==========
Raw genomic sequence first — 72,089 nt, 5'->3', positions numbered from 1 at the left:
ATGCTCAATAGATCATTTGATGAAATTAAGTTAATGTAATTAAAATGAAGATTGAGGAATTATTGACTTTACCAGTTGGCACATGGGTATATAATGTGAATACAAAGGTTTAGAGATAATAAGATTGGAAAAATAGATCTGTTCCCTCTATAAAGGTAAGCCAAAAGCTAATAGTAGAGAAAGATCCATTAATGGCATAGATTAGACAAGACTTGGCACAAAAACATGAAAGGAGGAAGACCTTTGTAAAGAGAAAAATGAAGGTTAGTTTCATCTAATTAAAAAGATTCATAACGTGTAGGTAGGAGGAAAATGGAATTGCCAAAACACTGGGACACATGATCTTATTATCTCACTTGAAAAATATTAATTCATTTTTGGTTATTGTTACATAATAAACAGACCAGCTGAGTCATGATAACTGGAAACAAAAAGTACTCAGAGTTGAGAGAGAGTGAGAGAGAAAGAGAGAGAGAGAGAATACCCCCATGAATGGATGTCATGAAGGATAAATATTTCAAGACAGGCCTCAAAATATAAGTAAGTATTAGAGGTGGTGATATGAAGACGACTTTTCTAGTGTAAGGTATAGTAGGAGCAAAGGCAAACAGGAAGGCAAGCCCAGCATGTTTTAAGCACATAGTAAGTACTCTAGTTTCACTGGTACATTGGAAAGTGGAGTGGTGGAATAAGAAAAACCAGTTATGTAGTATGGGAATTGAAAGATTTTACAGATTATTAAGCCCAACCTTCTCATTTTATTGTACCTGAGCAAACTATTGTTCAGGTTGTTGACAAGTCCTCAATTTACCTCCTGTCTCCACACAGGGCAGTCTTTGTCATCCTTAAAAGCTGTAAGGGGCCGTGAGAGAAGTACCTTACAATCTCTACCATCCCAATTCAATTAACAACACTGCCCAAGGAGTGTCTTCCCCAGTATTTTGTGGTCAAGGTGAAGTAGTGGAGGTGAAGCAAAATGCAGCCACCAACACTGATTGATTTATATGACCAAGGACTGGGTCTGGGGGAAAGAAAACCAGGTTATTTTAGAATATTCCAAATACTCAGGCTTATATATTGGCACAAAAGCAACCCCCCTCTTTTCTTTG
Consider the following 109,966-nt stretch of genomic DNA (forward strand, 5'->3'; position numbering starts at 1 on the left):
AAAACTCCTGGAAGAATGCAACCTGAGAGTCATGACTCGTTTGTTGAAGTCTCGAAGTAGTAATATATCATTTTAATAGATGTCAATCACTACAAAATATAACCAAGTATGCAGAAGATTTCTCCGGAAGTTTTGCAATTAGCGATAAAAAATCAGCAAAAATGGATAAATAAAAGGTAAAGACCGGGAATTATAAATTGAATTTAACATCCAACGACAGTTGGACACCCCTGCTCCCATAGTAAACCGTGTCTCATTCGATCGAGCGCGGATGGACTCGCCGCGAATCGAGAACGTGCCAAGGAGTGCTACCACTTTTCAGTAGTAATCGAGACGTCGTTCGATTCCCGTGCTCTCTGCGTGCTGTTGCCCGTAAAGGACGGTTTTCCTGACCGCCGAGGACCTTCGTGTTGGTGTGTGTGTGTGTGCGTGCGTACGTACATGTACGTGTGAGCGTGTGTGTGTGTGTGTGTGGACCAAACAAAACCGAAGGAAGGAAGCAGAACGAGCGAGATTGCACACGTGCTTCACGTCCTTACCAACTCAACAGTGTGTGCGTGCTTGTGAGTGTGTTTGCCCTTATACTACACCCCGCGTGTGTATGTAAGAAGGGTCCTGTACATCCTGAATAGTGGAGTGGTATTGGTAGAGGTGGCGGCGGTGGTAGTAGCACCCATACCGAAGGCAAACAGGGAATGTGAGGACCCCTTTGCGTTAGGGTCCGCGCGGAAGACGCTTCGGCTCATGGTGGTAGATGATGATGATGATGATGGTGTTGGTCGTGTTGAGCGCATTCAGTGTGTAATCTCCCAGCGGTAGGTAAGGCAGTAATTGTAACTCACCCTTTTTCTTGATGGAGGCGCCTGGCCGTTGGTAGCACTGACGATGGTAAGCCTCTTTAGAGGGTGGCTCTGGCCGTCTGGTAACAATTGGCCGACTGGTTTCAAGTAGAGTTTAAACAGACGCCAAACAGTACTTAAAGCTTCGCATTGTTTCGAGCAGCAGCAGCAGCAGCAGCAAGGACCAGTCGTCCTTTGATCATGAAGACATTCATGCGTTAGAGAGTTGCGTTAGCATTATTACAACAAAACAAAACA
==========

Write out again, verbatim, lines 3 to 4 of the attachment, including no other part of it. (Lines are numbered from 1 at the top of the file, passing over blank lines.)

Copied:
Consider the following 109,966-nt stretch of genomic DNA (forward strand, 5'->3'; position numbering starts at 1 on the left):
AAAACTCCTGGAAGAATGCAACCTGAGAGTCATGACTCGTTTGTTGAAGTCTCGAAGTAGTAATATATCATTTTAATAGATGTCAATCACTACAAAATATAACCAAGTATGCAGAAGATTTCTCCGGAAGTTTTGCAATTAGCGATAAAAAATCAGCAAAAATGGATAAATAAAAGGTAAAGACCGGGAATTATAAATTGAATTTAACATCCAACGACAGTTGGACACCCCTGCTCCCATAGTAAACCGTGTCTCATTCGATCGAGCGCGGATGGACTCGCCGCGAATCGAGAACGTGCCAAGGAGTGCTACCACTTTTCAGTAGTAATCGAGACGTCGTTCGATTCCCGTGCTCTCTGCGTGCTGTTGCCCGTAAAGGACGGTTTTCCTGACCGCCGAGGACCTTCGTGTTGGTGTGTGTGTGTGTGCGTGCGTACGTACATGTACGTGTGAGCGTGTGTGTGTGTGTGTGTGGACCAAACAAAACCGAAGGAAGGAAGCAGAACGAGCGAGATTGCACACGTGCTTCACGTCCTTACCAACTCAACAGTGTGTGCGTGCTTGTGAGTGTGTTTGCCCTTATACTACACCCCGCGTGTGTATGTAAGAAGGGTCCTGTACATCCTGAATAGTGGAGTGGTATTGGTAGAGGTGGCGGCGGTGGTAGTAGCACCCATACCGAAGGCAAACAGGGAATGTGAGGACCCCTTTGCGTTAGGGTCCGCGCGGAAGACGCTTCGGCTCATGGTGGTAGATGATGATGATGATGATGGTGTTGGTCGTGTTGAGCGCATTCAGTGTGTAATCTCCCAGCGGTAGGTAAGGCAGTAATTGTAACTCACCCTTTTTCTTGATGGAGGCGCCTGGCCGTTGGTAGCACTGACGATGGTAAGCCTCTTTAGAGGGTGGCTCTGGCCGTCTGGTAACAATTGGCCGACTGGTTTCAAGTAGAGTTTAAACAGACGCCAAACAGTACTTAAAGCTTCGCATTGTTTCGAGCAGCAGCAGCAGCAGCAGCAAGGACCAGTCGTCCTTTGATCATGAAGACATTCATGCGTTAGAGAGTTGCGTTAGCATTATTACAACAAAACAAAACA